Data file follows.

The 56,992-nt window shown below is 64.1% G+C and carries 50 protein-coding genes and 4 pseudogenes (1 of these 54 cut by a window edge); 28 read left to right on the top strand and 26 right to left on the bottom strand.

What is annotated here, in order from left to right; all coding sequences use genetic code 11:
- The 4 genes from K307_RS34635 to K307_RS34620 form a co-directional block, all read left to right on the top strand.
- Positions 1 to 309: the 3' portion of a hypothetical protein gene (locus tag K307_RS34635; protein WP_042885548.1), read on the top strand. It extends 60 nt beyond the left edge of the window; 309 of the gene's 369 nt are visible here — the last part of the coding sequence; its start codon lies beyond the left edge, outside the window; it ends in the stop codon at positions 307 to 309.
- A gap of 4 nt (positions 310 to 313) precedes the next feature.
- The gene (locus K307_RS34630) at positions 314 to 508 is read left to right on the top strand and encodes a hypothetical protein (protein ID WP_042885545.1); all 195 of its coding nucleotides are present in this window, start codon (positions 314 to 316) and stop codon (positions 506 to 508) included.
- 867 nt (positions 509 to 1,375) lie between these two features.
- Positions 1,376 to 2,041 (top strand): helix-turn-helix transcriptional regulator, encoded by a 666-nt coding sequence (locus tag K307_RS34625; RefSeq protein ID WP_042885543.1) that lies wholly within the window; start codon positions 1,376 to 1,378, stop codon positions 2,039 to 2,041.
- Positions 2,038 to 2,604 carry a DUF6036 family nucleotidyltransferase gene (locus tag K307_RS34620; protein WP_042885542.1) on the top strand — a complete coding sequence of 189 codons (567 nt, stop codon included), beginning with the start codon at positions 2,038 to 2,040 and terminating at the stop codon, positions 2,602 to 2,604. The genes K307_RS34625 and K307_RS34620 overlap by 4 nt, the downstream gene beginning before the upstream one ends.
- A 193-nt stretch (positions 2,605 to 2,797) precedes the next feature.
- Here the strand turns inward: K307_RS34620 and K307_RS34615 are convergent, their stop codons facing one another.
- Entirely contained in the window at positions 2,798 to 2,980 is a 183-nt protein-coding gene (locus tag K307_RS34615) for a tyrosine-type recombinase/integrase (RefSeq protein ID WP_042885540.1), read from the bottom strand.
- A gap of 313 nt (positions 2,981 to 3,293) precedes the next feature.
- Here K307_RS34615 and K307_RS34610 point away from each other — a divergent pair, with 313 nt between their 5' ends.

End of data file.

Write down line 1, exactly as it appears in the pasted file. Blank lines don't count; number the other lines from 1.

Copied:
The 56,992-nt window shown below is 64.1% G+C and carries 50 protein-coding genes and 4 pseudogenes (1 of these 54 cut by a window edge); 28 read left to right on the top strand and 26 right to left on the bottom strand.